PKK tactics reportedly included targeted killings and assault with conventional weapons, vehicle-borne bombs, and improvised explosive devices (IEDs). At times, IEDs or unexploded ordnance, usually attributed to the PKK, killed or maimed civilians and security forces. TSO clashes with groups the Turkish government considered to be affiliated with the PKK resulted in civilian deaths in Syria. (For more information, see the Department of State’s Country Reports on Human Rights for Syria).

Abductions: The PKK abducted or attempted to abduct civilians (see Child Soldiers, below).

Human Rights Watch and the Commission of Inquiry for Syria reported that SNA forces detained and unlawfully transferred Syrian nationals to Turkey. (For more information, see the Department of State’s Country Reports on Human Rights for Syria).

Physical Abuse, Punishment, and Torture: The UN Commission of Inquiry for Syria reported on the frequent presence of Turkish officials in TSO detention facilities, including in interrogation sessions where torture was used.

Human rights groups alleged that police, other government security forces, and the PKK abused some civilian residents of the southeast. There was little accountability for mistreatment by government authorities.

Child Soldiers: The government and some members of Kurdish communities alleged the PKK recruited and forcibly abducted children for conscription. A group of mothers continued a sit-in protest they began in Diyarbakir in 2019 alleging the PKK had forcibly recruited or kidnapped their children and demanding their return. According to the Directorate of Communications of the Presidency, 438 children escaped and left the PKK between January 2014 and June 2020.

Human rights groups and international bodies reported the government provided operational, equipment, and financial support to an armed opposition group in Syria that recruited child soldiers (see the Department of State’s Trafficking in Persons Report at https://www.state.gov/trafficking-in-persons-report/.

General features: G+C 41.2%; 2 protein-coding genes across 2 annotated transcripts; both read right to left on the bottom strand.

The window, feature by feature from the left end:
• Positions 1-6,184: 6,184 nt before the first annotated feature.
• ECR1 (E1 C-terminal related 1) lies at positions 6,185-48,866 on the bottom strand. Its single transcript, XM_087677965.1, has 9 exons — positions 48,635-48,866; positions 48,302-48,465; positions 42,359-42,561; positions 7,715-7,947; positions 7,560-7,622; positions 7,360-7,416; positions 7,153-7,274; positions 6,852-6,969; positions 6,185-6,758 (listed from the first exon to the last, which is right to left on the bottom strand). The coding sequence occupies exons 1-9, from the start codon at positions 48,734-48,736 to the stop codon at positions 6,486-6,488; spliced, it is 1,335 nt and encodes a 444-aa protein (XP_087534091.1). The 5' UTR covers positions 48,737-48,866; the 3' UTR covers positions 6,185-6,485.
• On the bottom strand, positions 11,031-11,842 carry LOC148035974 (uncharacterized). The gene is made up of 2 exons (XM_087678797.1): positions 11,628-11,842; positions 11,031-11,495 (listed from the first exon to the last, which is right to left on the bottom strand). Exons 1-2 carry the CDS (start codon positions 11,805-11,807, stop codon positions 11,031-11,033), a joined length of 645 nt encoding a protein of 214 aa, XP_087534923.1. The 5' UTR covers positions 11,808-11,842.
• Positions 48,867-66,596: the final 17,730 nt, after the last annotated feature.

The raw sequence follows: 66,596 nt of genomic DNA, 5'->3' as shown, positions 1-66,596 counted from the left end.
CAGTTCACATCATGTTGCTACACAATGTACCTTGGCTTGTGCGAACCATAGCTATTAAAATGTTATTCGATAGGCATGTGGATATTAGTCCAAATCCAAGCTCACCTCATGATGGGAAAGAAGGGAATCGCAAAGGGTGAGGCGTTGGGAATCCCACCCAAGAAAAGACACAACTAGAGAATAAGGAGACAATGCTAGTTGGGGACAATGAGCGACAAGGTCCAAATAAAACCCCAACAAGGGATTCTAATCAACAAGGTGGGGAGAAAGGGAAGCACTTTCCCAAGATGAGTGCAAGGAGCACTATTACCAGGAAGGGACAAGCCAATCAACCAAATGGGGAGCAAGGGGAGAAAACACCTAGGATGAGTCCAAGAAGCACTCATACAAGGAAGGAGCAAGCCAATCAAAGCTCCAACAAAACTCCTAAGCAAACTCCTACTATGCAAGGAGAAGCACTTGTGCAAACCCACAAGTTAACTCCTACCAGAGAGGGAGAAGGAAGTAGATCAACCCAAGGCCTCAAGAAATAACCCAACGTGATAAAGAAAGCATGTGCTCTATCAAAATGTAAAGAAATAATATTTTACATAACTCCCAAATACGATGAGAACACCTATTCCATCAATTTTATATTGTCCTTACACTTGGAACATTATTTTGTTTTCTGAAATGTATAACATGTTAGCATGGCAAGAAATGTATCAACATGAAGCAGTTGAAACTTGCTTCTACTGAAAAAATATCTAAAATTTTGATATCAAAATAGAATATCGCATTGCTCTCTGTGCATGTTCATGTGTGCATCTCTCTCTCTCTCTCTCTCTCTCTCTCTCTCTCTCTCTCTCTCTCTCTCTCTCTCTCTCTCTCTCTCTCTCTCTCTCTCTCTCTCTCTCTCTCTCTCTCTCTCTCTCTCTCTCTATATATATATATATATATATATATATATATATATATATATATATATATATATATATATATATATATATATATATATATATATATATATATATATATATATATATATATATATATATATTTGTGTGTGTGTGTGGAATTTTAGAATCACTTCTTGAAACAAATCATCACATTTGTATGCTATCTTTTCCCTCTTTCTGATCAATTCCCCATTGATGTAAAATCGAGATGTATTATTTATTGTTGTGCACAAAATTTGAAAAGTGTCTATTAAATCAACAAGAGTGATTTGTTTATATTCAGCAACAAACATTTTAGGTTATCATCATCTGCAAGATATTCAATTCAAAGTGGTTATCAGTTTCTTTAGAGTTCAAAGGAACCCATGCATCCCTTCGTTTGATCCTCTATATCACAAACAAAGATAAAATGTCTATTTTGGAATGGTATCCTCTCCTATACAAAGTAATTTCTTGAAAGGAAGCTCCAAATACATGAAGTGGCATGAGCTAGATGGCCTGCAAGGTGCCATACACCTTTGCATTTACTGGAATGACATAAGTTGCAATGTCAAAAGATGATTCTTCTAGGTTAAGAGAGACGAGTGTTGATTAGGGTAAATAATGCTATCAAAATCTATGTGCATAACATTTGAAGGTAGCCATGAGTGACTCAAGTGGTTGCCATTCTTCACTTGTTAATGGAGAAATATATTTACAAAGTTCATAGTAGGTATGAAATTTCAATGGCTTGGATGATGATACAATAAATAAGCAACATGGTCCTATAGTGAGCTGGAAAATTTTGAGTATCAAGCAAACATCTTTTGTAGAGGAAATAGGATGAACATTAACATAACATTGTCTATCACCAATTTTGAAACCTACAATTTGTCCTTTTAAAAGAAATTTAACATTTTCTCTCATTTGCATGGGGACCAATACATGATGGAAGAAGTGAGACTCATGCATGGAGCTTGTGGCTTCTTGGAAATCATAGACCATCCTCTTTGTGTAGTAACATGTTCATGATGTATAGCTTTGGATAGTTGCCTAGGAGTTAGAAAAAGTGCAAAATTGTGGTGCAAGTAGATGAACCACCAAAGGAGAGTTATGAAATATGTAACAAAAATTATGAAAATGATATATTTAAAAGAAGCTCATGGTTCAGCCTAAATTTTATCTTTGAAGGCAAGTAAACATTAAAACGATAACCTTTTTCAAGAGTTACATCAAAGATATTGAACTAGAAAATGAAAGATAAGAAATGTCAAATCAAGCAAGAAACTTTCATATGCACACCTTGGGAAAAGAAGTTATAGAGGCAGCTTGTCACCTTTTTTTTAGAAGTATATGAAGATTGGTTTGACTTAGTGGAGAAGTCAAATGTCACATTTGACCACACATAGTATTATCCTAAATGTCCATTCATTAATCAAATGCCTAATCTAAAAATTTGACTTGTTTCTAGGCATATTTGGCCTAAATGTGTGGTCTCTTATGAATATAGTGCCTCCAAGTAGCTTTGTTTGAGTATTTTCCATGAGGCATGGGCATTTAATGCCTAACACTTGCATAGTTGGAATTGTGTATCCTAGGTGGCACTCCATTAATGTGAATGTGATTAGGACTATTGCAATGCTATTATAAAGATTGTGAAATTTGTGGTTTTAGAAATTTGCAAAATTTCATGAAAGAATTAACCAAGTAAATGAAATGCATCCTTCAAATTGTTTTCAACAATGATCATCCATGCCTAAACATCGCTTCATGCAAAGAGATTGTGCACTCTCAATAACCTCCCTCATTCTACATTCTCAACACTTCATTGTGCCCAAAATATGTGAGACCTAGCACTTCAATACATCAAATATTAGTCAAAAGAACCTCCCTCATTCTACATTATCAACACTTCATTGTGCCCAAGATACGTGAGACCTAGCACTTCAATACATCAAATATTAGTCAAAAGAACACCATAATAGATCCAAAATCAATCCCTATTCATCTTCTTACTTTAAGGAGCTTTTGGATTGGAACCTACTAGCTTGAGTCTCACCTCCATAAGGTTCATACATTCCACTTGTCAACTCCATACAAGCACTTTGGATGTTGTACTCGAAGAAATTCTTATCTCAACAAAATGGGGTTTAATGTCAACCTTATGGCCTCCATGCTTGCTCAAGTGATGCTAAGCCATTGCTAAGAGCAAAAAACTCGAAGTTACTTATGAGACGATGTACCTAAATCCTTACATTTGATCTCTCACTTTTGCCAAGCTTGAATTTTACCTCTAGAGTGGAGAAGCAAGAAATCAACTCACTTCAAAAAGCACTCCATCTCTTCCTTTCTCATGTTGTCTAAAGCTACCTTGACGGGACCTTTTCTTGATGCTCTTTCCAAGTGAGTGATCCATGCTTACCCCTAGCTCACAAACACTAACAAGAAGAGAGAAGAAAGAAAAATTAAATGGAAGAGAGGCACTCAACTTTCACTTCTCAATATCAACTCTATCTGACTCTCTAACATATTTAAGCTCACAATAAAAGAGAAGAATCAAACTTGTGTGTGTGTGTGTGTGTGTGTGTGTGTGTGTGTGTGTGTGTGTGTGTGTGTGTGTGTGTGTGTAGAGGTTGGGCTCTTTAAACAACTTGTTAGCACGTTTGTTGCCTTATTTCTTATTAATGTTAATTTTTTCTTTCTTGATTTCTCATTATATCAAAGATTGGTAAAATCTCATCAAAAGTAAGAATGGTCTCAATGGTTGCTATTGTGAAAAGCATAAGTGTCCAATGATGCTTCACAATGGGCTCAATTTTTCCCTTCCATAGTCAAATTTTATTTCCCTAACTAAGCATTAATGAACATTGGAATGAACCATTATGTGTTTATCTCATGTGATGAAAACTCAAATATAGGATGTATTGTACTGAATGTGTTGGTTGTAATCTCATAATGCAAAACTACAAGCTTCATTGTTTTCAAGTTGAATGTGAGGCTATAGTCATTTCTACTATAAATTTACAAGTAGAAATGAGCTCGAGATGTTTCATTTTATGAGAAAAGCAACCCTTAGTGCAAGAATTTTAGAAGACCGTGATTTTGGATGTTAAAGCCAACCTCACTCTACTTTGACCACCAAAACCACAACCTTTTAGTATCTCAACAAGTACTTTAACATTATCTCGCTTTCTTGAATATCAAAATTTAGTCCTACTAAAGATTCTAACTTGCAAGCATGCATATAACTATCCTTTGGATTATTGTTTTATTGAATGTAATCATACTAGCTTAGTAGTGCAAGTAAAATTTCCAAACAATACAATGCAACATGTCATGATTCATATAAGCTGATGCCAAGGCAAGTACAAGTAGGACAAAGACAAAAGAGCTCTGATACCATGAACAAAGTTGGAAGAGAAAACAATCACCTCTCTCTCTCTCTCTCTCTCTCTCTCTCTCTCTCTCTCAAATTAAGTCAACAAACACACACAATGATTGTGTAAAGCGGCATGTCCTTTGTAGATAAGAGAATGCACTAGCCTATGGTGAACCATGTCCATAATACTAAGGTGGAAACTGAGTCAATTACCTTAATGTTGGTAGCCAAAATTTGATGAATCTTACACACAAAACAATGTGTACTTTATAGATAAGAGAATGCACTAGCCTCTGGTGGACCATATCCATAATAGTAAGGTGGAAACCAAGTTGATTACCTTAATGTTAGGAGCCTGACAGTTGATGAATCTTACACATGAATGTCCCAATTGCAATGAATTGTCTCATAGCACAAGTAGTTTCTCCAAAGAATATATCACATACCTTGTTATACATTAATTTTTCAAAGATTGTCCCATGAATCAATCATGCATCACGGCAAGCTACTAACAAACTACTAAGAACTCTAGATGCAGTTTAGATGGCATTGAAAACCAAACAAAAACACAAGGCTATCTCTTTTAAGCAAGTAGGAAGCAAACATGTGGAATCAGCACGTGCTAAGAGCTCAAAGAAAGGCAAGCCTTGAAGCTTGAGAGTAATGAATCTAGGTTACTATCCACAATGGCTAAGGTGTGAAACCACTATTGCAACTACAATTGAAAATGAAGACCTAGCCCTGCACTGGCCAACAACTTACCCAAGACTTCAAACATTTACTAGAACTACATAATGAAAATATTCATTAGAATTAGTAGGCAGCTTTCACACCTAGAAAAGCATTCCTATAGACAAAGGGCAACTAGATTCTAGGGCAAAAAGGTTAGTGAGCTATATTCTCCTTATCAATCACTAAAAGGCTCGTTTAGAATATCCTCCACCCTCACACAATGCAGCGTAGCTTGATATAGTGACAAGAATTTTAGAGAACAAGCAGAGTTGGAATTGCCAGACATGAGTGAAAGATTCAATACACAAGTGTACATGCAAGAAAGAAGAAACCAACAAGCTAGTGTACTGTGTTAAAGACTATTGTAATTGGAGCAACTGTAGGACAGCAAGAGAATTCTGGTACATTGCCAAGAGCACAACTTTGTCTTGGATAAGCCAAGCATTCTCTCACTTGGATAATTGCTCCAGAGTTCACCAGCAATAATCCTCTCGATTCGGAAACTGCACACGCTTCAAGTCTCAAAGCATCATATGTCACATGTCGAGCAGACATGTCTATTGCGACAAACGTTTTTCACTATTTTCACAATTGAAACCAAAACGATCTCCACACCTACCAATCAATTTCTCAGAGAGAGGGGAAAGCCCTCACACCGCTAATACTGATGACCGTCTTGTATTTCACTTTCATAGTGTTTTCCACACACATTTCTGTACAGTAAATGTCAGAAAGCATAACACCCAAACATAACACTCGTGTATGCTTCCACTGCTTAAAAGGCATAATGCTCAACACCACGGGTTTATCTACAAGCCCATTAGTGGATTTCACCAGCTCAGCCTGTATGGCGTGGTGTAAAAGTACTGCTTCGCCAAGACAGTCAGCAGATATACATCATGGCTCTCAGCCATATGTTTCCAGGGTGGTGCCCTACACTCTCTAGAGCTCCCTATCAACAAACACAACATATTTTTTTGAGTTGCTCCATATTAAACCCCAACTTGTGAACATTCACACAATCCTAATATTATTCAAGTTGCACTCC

Other Conflict-related Abuse: Extensive damage stemming from government-PKK fighting led authorities in 2016 to seize certain properties in specific districts of the southeast. Authorities stated that the purpose of the seizures was to facilitate postconflict reconstruction. Many of these areas remained inaccessible to residents at year’s end. In Diyarbakir’s Sur District, the government had not returned or completed repairs on many of the seized properties, including the historic and ancient sites inside Sur, such as the Surp Giragos Armenian Church and the Mar Petyun Chaldean Church. The government allocated 30 million lira ($3.8 million) to renovate four churches; renovations on two of them were completed. Some affected residents filed court challenges seeking permission to remain on seized land and receive compensation; many of these cases remained pending at year’s end. In certain cases, courts awarded compensation to aggrieved residents, although the latter complained awards were insufficient. The overall number of those awarded compensation was unavailable at year’s end.

Government actions and adverse security conditions impacted individuals’ ability to exercise their freedoms, including limiting journalists’ and international observers’ access to affected areas, which made monitoring and assessing the aftermath of urban conflicts difficult.

Uruguay

Section 1. Respect for the Integrity of the Person

a. Arbitrary Deprivation of Life and Other Unlawful or Politically Motivated Killings

There were no reports that the government or its agents committed arbitrary or unlawful killings.

b. Disappearance

There were no reports of disappearances by or on behalf of government authorities.

c. Torture and Other Cruel, Inhuman, or Degrading Treatment or Punishment

The constitution and law prohibit such practices, and there were no reports that government officials employed them.